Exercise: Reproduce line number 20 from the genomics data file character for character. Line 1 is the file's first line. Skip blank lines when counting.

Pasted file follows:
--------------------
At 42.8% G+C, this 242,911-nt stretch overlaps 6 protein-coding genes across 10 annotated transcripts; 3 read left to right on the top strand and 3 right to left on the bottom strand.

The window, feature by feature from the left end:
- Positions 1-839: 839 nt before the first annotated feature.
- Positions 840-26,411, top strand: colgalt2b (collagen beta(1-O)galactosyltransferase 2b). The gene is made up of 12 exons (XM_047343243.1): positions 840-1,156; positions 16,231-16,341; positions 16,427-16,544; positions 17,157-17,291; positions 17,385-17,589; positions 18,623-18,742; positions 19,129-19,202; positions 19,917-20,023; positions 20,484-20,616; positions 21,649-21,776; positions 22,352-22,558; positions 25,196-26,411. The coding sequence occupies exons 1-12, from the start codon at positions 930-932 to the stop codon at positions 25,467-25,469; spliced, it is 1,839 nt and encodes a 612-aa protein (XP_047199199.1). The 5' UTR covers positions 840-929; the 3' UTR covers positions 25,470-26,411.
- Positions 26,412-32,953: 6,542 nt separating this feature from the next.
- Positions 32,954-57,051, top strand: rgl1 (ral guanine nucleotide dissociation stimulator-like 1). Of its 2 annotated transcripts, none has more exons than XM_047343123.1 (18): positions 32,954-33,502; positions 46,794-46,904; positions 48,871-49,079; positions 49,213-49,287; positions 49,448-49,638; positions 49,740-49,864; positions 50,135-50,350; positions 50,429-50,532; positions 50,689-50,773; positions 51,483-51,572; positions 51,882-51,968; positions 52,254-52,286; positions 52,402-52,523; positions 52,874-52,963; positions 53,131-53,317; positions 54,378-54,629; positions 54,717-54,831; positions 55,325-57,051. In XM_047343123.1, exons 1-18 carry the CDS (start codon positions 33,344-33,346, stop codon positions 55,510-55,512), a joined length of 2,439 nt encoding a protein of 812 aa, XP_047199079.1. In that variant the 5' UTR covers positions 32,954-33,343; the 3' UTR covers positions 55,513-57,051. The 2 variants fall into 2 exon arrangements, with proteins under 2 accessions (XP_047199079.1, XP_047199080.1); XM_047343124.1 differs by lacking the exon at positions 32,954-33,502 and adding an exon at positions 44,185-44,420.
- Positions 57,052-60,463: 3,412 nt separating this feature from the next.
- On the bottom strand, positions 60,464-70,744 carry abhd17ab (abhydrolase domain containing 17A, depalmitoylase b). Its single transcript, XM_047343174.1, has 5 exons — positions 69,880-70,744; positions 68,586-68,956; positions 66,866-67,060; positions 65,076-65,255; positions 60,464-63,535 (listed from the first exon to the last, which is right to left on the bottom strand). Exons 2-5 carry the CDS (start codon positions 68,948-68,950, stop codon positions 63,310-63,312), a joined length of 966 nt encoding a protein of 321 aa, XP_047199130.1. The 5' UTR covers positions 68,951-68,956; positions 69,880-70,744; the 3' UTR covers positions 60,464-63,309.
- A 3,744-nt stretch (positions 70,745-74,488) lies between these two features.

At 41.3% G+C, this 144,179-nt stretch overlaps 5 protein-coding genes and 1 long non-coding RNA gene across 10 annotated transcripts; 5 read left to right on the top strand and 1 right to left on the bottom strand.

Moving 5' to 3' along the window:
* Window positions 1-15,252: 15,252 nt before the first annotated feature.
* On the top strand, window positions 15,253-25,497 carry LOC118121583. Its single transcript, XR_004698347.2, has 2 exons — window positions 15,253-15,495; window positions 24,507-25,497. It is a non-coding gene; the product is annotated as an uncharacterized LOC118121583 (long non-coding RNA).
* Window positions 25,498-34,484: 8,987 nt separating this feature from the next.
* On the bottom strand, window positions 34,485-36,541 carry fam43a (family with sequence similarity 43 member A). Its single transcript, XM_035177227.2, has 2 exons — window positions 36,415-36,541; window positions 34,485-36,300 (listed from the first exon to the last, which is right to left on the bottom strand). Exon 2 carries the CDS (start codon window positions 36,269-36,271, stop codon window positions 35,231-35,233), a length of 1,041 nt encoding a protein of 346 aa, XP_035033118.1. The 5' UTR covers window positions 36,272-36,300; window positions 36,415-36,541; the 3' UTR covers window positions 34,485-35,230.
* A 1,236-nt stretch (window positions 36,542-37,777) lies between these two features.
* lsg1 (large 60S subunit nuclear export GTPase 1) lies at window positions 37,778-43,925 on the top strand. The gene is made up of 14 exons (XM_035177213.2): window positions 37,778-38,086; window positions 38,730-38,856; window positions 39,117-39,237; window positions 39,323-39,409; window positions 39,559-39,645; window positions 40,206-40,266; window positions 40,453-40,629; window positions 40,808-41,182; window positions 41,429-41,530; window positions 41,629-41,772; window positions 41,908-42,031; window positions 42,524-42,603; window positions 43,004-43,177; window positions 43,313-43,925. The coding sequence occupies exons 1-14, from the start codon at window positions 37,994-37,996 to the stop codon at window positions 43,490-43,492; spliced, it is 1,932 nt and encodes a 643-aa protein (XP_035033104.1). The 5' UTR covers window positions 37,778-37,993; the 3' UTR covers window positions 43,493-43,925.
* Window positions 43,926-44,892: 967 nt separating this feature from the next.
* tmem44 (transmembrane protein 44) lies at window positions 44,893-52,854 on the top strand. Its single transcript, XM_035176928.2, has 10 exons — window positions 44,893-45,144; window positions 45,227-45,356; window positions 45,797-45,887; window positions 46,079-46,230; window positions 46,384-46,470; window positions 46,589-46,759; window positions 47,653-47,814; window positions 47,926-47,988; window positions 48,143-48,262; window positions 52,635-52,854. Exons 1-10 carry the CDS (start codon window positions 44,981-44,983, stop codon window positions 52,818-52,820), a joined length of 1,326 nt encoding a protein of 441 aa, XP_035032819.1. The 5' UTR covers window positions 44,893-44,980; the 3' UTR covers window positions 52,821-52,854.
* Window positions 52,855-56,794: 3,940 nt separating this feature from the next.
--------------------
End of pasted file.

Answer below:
* Window positions 52,855-56,794: 3,940 nt separating this feature from the next.